Wimbledon Green (2005)
Drawn & Quarterly
Once an author decides that the novel will have an unreliable narrator, there are certain obvious advantages at his or her disposal. Since an unreliable narrator strips the narrative of any real “authenticity”, even the most blatantly fictionalised portions of a book can be seen as pertinent to the narrator’s story or his elusive “truth”. Poems can be more significantly autobiographical than diary entries in such a scenario. Take Stephen King’s Carrie, for instance: the narrator is not unreliable in the traditional sense here, but the narrative technique — the court case after the massacre running simultaneously with the genesis of the massacre itself — breaks down the “authenticity” of the teenaged Carrie’s high-school woes. In Canadian cartoonist Seth’s Wimbledon Green, we see the logical extrapolation of such a technique, a narrative amped up to pure legend, a story made entirely out of word-of-mouth stories, of comically exaggerated accounts, of half-truths that don’t claim to be anything else.
The titular character is the self-proclaimed “greatest comic-book collector in the world”; a fat, pompous, vainglorious man who thrives on deceit and underhand tactics to move up in the world. Though the story begins with a documentary-styled series of interviews with comic-book storeowners and Green’s fellow collectors, Seth escalates things in the second half: to further flesh out Green’s back story, he draws a series of madcap adventures drawn in the look and feel of vintage comics from the ’40s and the ’50s; the very comics that Green lusts after, in fact.
It’s not easy to bring out a character’s undesirable traits when so much of your formal pyrotechnics are geared towards building up his glamorous aura. But Seth walks this tightrope in style: for instance, consecutive chapters are narrated by a kid who is in awe of Green’s knowledge and a fellow collector who claims to have been cheated by Green, respectively. The former’s respect is tempered by a grudging acceptance of Green’s loneliness and lack of social skills. The latter’s hatred is softened by a grudging respect for his accomplishments. It’s a smart way of telling a story and it allows readers to make up their own minds.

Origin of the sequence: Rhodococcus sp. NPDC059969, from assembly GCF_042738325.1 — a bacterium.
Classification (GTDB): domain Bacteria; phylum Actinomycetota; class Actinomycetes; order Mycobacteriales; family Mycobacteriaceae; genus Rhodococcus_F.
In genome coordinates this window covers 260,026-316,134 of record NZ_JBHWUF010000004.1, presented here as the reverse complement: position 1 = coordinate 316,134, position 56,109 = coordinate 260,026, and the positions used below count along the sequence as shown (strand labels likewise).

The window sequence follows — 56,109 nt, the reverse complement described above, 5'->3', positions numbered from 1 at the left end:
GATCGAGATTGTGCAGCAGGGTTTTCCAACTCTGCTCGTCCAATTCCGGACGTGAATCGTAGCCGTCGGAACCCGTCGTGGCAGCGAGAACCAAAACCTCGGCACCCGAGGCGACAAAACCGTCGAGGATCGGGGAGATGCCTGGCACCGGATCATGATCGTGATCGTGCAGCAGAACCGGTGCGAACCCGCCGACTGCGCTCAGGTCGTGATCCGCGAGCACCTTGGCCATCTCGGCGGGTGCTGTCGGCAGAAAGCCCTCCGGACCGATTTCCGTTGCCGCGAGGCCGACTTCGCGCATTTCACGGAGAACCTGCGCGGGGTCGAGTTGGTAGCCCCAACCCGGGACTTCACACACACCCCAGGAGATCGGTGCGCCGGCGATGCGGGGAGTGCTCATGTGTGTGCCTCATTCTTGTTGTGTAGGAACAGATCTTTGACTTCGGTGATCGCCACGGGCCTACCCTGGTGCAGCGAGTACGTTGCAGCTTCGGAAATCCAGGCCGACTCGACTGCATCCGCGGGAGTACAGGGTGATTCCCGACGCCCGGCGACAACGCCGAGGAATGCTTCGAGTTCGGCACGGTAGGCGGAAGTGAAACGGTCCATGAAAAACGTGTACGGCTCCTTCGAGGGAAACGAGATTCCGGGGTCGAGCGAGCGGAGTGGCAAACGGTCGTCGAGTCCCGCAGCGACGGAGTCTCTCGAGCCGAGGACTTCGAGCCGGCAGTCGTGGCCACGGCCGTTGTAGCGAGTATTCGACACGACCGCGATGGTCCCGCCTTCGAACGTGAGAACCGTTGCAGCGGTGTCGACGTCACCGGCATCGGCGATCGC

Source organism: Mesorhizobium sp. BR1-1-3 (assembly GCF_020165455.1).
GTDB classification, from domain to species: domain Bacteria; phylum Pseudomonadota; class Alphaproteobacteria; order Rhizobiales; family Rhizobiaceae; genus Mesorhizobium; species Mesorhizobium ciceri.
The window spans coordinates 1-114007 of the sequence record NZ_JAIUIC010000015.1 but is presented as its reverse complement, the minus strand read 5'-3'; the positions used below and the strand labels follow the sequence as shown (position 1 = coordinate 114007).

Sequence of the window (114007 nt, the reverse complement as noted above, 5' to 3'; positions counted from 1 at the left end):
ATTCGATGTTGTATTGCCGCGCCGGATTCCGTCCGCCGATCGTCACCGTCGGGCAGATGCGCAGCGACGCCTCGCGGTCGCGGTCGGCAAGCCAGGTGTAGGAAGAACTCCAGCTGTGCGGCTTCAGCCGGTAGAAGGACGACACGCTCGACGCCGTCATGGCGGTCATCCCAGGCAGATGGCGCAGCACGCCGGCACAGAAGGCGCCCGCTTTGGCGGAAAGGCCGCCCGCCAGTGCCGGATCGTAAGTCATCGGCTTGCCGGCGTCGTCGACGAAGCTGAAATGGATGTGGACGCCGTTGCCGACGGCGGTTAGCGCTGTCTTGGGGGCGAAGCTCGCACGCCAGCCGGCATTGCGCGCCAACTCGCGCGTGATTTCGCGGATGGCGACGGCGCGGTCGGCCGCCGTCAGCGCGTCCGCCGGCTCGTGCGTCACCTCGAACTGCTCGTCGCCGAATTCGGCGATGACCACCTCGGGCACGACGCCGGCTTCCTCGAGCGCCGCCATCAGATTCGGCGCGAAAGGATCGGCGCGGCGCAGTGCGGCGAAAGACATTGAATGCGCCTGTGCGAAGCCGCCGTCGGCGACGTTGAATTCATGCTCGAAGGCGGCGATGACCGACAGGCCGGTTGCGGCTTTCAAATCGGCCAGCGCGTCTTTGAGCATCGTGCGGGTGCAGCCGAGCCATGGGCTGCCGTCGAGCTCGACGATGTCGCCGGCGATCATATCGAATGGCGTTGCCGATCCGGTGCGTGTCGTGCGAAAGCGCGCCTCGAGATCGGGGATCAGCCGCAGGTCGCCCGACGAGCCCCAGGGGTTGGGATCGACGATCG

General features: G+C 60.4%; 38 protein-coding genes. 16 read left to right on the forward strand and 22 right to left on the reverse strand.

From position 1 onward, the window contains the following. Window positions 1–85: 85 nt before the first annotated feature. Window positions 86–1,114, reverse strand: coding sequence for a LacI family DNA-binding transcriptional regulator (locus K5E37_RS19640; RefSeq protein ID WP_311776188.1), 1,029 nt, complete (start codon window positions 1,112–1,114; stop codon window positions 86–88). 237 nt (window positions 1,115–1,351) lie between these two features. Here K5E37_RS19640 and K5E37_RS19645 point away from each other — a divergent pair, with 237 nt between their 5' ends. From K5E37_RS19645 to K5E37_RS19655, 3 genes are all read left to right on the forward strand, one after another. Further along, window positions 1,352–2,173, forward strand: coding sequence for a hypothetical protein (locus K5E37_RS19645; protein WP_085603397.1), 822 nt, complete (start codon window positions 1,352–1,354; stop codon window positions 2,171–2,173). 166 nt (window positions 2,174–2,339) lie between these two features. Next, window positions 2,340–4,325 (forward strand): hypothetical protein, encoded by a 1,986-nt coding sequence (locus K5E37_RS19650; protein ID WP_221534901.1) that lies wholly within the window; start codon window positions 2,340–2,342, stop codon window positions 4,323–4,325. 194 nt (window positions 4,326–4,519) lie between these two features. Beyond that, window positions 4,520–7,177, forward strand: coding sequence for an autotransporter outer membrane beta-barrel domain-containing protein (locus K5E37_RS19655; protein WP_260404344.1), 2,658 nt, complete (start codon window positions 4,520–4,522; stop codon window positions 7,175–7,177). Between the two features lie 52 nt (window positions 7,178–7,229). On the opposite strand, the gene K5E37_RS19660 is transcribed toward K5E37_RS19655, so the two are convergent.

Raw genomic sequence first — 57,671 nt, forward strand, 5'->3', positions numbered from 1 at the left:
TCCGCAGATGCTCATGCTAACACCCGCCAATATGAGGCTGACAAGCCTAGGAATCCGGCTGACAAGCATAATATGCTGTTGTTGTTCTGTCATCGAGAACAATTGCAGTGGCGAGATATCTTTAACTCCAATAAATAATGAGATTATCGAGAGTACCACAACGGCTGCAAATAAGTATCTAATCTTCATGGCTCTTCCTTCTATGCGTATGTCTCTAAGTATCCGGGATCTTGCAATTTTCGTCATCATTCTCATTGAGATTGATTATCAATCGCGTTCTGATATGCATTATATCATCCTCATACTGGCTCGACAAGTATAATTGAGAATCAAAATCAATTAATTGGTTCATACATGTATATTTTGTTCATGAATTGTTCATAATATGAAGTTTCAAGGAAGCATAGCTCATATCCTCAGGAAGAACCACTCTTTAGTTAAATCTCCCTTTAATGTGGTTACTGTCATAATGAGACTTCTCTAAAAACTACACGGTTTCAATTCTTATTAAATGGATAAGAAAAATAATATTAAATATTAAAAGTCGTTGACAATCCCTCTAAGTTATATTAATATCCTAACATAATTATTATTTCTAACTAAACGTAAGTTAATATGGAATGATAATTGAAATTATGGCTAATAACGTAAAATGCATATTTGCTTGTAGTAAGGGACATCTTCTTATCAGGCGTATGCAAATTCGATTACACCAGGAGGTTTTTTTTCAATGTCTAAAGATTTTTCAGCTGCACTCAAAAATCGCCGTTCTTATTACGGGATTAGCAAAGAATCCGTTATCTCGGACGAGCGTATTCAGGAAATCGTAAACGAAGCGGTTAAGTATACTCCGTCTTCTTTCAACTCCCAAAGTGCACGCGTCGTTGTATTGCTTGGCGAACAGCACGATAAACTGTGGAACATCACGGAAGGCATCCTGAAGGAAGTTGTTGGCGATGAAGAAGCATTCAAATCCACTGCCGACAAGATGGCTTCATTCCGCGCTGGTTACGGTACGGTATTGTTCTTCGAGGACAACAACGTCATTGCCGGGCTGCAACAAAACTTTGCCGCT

Coming back to the unreliability part of the mix, it’s important to note that Green’s story is really the story of comic-book collectors as a whole, about the lonely and polarising world that they live in, ruled by ruthlessness, petty politics and an existential dread manifested in their constant obsessing over the “mint condition” of rare comics. Also, there is a lingering suspicion in every collector’s head that what they do is more than a little juvenile: depending upon your mood, you may or may not agree with this evaluation.
Seth takes the story-within-a-story game to a whole different level with the introduction of a character called Jonah, an art thief wearing round glasses and a fedora: he calls himself “just Jonah”, with no surname. The author photograph at the book tells us that this is a fairly accurate physical description of Seth himself (his real name is Gregory Gallant). Every author is a thief, picking up the tricks of the trade from his favourites. Every author is constantly anxious that he or she will be caught out for his “theft” one day. It’s a beautiful metaphor and one that adds to an already formidable book.